It’s been a couple weeks, so let’s quickly catch up. I’m seeking my Financial Independence, I’m on a ten-year plan to get there, I need to be making $8,500 a month in income to meet my goal, and I am going to use real estate investing to do it. Wow, that’s alot to say in one sentence, now isn’t it.
I’ve had several weeks to let this soak in, and although the challenge is big, I’m ready to move forward. With these factors in mind, I came up with the following growth plan: In year one, I will acquire two properties that generate $200 a month in net cash flow each. I will do three the next year, four the next, and five per year the next couple years. This gets me to my objective, gives me time to ramp up, and seems achievable.
One of the pieces of advice I’ve been given is that this does not have to be a rigid plan. If I can make more cash flow on a given deal, I’ll go for that, and increase my target. I’ve been told the first year will be the toughest, but that by year five I should be able to ramp up even faster than what I show.
My plan is based on doing rental properties, but I may do a flip here or there as well. But that seems more cyclical, and it is not recurring income, so it won’t be part of my plan for Financial Independence. If I do any flips, that will just be additional side income.
As you will see, I have charted all of this out. You’ll notice I also factor an annual 2% rent increase (inflation) in my income. This is my plan:
Year 1 2 3 4 5 6 7 8 9 10
Starting Monthly Income 0 400 1008 1628 2461 3510 4580 5672 6785 7921
Inflation 0 8 20 32 49 70 91 113 135 158
New Monthly Income 400 600 600 800 1000 1000 1000 1000 1000 500
Ending Income $400 $1,008 $1,628 $2,461 $3,510 $4,580 $5,672 $6,785 $7,921 8,579
A couple of weekends back, I started researching properties. At first, I just opened up Zillow and browsed various listings around town. I didn’t really know what I was looking for, so I just pulled up listings one by one to see what they said. I wasn’t really being productive, so I reached out to one of the other members here for some guidance. He provided me with a spreadsheet that allows you to analyze rental properties, and showed me how to use it. Here’s a video that tells you how to do this analysis:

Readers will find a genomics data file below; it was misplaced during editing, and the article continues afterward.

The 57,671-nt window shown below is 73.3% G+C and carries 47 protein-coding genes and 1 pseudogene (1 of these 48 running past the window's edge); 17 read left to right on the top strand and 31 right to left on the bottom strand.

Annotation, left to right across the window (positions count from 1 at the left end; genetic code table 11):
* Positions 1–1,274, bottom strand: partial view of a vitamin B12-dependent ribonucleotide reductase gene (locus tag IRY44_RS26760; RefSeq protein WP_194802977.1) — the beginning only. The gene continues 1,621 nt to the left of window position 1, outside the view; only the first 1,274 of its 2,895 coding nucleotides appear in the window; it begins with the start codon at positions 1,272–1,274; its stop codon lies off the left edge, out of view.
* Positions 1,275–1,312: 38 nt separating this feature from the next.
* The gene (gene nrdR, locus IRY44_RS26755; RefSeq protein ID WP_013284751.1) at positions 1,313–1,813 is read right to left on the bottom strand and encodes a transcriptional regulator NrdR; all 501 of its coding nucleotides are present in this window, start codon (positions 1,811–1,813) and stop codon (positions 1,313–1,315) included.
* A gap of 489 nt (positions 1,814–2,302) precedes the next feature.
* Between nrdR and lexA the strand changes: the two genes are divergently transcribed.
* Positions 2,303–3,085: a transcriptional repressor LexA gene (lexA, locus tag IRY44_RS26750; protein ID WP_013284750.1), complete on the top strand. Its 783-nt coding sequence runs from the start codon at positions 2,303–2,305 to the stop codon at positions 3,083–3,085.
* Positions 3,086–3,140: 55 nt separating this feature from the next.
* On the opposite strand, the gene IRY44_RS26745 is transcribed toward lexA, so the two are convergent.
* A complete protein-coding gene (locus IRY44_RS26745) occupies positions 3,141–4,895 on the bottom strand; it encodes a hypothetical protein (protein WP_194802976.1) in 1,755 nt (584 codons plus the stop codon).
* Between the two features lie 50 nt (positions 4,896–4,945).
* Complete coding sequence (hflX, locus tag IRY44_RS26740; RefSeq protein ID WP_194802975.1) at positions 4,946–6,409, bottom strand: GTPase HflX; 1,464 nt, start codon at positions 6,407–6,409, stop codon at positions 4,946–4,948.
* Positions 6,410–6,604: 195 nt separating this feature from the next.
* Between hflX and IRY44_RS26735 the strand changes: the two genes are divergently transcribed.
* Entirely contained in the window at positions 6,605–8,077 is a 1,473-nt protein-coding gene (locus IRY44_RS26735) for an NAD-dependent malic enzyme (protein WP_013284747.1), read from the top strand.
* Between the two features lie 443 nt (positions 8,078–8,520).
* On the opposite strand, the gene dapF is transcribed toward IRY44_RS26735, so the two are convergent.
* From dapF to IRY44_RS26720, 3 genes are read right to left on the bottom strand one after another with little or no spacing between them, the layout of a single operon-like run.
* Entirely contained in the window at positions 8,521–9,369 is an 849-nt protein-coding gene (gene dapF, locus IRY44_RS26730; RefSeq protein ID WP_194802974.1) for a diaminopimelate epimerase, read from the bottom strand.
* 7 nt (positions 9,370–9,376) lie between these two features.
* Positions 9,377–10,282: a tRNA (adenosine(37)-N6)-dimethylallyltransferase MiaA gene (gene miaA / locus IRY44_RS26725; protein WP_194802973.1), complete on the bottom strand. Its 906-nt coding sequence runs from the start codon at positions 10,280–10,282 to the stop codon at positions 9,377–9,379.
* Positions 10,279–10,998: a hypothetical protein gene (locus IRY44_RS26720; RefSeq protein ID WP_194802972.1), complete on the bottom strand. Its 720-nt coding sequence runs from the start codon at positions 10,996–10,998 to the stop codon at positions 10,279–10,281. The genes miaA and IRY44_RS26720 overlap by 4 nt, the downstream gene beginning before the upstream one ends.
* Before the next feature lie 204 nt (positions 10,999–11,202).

Together, we pulled up a couple listings. On the first couple rental properties I came across, the numbers didn’t look too bad. I live in the central Ohio area, and I’m told that real estate prices aren’t too crazy here. There are certain parts of town that are a little pricier than others, so I’m avoiding those and sticking with more of the middle market type opportunities.
I came across a duplex I liked, that had a positive cash flow of $200/mo., so I thought I should take a closer look at it. The property also has a 7% cap rate, but I’m not sure yet what that really means. I understand that it shows the over amount the property investment will return, but what’s a good cap rate? I’m told that for a desirable neighborhood, with good schools, a 7% cap rate is good.
The next thing I wanted to know was what it would take to buy it. I’ve only ever used conventional financing before, so I started with that. The asking price is $95,000, and I’d be using a regular bank loan, which I’m told is going to require at least a 20% down payment, plus closing costs. So I’d need around $20-22k in cash to buy this.
As I’ve mentioned before, I have a little cash set aside, but most of it I won’t touch for this. The fact is, I just don’t have $20,000 in cash available to invest right now. Conventional financing on a middle market property just isn’t an approach that is going to work here.
Before I go any further with my property search, I decided to take a step back, and do some more research. I need to be able to find deals that don’t require tens of thousands of dollars to get in on, and I need get sharper on how to do low money down type opportunities. I’m building my network with experienced real estate investors who are giving great advice. In my next post, I’ll tell you what approach I landed on.